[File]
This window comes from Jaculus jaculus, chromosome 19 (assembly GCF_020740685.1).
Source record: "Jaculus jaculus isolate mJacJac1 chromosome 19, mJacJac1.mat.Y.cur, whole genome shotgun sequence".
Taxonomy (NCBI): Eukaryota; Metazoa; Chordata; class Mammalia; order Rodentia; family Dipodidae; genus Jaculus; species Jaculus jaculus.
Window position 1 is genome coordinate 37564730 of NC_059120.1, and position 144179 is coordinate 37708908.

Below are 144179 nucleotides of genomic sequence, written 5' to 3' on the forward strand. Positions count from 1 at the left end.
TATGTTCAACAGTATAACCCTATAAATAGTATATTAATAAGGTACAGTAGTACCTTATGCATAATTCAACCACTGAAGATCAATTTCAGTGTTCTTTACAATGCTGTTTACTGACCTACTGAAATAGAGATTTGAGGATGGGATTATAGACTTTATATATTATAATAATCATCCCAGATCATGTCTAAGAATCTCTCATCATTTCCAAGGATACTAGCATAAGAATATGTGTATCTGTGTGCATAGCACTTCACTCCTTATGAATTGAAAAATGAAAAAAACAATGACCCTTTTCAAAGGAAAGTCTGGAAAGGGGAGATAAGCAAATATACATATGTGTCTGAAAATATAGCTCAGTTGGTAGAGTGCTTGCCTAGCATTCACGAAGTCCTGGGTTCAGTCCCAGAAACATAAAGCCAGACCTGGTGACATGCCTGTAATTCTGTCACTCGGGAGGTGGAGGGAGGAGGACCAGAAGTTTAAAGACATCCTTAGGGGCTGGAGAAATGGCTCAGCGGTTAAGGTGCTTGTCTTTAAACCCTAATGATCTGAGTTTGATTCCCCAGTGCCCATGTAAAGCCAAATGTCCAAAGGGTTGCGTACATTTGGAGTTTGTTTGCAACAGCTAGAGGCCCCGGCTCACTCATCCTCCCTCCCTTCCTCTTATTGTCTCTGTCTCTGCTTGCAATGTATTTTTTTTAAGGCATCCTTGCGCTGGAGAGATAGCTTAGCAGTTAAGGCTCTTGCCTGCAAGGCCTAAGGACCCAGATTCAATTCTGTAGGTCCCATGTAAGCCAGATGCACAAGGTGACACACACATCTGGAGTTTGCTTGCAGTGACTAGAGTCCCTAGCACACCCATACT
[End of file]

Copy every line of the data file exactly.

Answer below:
This window comes from Jaculus jaculus, chromosome 19 (assembly GCF_020740685.1).
Source record: "Jaculus jaculus isolate mJacJac1 chromosome 19, mJacJac1.mat.Y.cur, whole genome shotgun sequence".
Taxonomy (NCBI): Eukaryota; Metazoa; Chordata; class Mammalia; order Rodentia; family Dipodidae; genus Jaculus; species Jaculus jaculus.
Window position 1 is genome coordinate 37564730 of NC_059120.1, and position 144179 is coordinate 37708908.

Below are 144179 nucleotides of genomic sequence, written 5' to 3' on the forward strand. Positions count from 1 at the left end.
TATGTTCAACAGTATAACCCTATAAATAGTATATTAATAAGGTACAGTAGTACCTTATGCATAATTCAACCACTGAAGATCAATTTCAGTGTTCTTTACAATGCTGTTTACTGACCTACTGAAATAGAGATTTGAGGATGGGATTATAGACTTTATATATTATAATAATCATCCCAGATCATGTCTAAGAATCTCTCATCATTTCCAAGGATACTAGCATAAGAATATGTGTATCTGTGTGCATAGCACTTCACTCCTTATGAATTGAAAAATGAAAAAAACAATGACCCTTTTCAAAGGAAAGTCTGGAAAGGGGAGATAAGCAAATATACATATGTGTCTGAAAATATAGCTCAGTTGGTAGAGTGCTTGCCTAGCATTCACGAAGTCCTGGGTTCAGTCCCAGAAACATAAAGCCAGACCTGGTGACATGCCTGTAATTCTGTCACTCGGGAGGTGGAGGGAGGAGGACCAGAAGTTTAAAGACATCCTTAGGGGCTGGAGAAATGGCTCAGCGGTTAAGGTGCTTGTCTTTAAACCCTAATGATCTGAGTTTGATTCCCCAGTGCCCATGTAAAGCCAAATGTCCAAAGGGTTGCGTACATTTGGAGTTTGTTTGCAACAGCTAGAGGCCCCGGCTCACTCATCCTCCCTCCCTTCCTCTTATTGTCTCTGTCTCTGCTTGCAATGTATTTTTTTTAAGGCATCCTTGCGCTGGAGAGATAGCTTAGCAGTTAAGGCTCTTGCCTGCAAGGCCTAAGGACCCAGATTCAATTCTGTAGGTCCCATGTAAGCCAGATGCACAAGGTGACACACACATCTGGAGTTTGCTTGCAGTGACTAGAGTCCCTAGCACACCCATACT